The drone can only fly planned routes approved in advance by national aviation authorities, so it can’t be used by anyone outside of Zipline or sent somewhere it is not supposed to be. And when a drone in flight encounters extremely bad weather or any technical fault for which the drone cannot continue on its route, it deploys its inbuilt parachute, making it to safely land at its present location while at the same time communicating to the operators at the distribution site to retrieve it. The drones are also able to fly in all kinds of weather; both at day and night.
During emergencies, Zipline is able to deliver blood and other products in a reliable and time-saving manner to save the lives of people. Health facilities do not need to store medicines in large quantities which sometimes go to waste as a result of expiry as Zipline becomes a central hub to distribute evenly to those who need them.
Countries will continue to invest heavily in health care, and there is evidence on the ground to suggest the continuous investment of the governments of Ghana and Rwanda in respect of the health delivery system. But when available, technology comes in handy to do what might have taken the ‘future’ to do.
This technology is not only for Africa as it has already been deployed in North Carolina is used in the delivery of Covid-19 personal protective equipment (PPES).
Improving supplies across the health system
On benefits of the technology to the Ghanaian community where it’s already operational, Florence Haruna, performance operations lead, Zipline Ghana, said the company carries 95 percent of typical outpatient prescription shipments and 75 percent of typical medical-surgical products to far-flung communities across Ghana on drones.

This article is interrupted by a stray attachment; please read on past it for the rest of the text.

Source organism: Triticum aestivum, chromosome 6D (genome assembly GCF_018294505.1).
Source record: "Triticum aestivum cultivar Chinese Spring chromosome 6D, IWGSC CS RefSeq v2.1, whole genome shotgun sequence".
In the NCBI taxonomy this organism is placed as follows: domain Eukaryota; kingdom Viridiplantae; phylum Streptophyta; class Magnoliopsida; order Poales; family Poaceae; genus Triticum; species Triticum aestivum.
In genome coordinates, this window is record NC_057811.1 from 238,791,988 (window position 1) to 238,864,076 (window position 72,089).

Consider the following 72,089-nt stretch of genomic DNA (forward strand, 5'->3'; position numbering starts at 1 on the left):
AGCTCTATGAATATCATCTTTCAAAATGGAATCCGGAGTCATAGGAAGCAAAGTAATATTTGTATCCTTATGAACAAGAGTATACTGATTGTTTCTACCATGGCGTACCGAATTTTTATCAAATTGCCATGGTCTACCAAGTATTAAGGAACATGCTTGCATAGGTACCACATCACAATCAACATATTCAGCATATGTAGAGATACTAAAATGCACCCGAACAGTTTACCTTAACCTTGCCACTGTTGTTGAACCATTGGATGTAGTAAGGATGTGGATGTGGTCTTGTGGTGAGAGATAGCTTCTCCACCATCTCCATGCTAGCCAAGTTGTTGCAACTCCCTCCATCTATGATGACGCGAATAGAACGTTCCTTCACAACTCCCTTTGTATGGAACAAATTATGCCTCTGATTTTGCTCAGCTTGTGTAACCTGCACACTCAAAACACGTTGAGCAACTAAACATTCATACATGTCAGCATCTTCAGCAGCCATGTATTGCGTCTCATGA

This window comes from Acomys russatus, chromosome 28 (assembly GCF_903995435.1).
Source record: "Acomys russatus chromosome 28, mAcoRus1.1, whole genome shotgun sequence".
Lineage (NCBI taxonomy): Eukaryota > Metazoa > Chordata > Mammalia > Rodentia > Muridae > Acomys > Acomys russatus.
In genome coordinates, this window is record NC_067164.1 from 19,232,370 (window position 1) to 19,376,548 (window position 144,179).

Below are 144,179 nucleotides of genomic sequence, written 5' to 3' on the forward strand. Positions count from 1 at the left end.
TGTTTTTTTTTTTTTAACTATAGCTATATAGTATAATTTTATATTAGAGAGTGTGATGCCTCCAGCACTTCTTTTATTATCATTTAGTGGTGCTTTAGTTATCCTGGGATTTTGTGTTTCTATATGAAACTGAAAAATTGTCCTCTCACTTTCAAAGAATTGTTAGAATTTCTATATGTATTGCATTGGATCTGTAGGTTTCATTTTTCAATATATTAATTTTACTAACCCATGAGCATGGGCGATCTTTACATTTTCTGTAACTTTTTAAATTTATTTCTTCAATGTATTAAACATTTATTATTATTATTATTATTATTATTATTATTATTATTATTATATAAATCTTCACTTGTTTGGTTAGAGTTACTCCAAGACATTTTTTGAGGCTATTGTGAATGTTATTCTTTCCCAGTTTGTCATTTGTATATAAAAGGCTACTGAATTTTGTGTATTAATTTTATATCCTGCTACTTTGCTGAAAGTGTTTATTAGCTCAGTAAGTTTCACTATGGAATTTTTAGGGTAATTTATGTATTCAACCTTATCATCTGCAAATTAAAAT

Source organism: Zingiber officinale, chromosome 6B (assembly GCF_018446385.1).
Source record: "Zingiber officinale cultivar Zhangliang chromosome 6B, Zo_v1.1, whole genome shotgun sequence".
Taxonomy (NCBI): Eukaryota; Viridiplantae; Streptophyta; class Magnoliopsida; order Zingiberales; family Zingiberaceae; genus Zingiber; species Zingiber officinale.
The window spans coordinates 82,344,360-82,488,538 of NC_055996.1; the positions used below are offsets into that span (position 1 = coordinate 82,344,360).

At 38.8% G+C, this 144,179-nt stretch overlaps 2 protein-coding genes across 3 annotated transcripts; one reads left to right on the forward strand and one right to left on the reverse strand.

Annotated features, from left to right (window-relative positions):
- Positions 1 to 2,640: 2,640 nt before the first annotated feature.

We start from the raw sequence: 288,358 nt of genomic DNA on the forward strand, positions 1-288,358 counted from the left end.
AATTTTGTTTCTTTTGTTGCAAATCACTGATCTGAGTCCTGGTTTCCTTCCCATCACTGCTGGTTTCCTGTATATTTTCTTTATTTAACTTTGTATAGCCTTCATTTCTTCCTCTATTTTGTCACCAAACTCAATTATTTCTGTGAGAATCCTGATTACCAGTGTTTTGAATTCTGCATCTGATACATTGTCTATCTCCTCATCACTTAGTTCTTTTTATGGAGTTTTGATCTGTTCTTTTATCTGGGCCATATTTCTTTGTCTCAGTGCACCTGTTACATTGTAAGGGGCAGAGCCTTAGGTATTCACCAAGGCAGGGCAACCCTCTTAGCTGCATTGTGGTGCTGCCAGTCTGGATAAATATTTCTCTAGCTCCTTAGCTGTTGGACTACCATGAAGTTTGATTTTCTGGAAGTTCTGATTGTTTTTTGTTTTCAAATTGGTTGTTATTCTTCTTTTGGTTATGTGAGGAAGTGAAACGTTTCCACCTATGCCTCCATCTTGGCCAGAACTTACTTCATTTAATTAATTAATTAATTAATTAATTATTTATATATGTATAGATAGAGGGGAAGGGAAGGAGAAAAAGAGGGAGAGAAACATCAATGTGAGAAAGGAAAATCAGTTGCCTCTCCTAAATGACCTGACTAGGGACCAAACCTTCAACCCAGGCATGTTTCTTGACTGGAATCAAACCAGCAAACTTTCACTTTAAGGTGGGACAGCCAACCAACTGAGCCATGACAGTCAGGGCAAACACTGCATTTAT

According to Haruna, “On a typical day, we do an average of 150 deliveries to hospital campuses, outpatient practices, and patients’ homes across Ghana”.
Reiterating the successes of the operation of the facility in Ghana and Rwanda, Marfo insists that the coming of the facility in Kaduna and Cross Rivers States will offer a reduction in overall supply chain expenses.
In his presentation of the scales of operation, Marfo revealed with the Zipline technology, up to 95 percent wastage reduction will be eliminated and ensure reduction in expiries and optimisation of safety stock, adding that Zipline Company will ease service to all hard to reach facilities.
“The operation will offer a reliable cold chain infrastructure ready to use, delivered within an hour to the health facility, add new scalable warehouses, good distribution practices; empower supply chain planning by improving forecasting and creating more flexible tolerances,” he said.
The economic gains of Zipline drone technology
With the setting up of this $1.5 million investment in infrastructure and equipment, Kaduna State and Cross Rivers will benefit from 100 percent local talent employment opportunity.
Marfo maintains that the facility will be managed by qualified indigenes of the state and will present the avenue to learn from cutting-edge technology.
Also, the Zipline facility offers two times multiplier effects with its spending on housing, food service vendors, and partnership with local suppliers that create opportunities to improve the economy.
He further noted that using the safest drone logistics service, Zipline’s on-demand service ensures products are readily available at health facilities.
“Technology has opened the door to new possibilities – being able to connect with a doctor through your phone and now, receiving medications at your doorstep via drone,” he said.
There is also technical knowledge transfer, increased collaboration with international partners, donors, and tech companies. Other economic benefits include the development of specialised skills because drone technology is an emerging field as every medical product is under 60 minutes away for 1100 health facilities.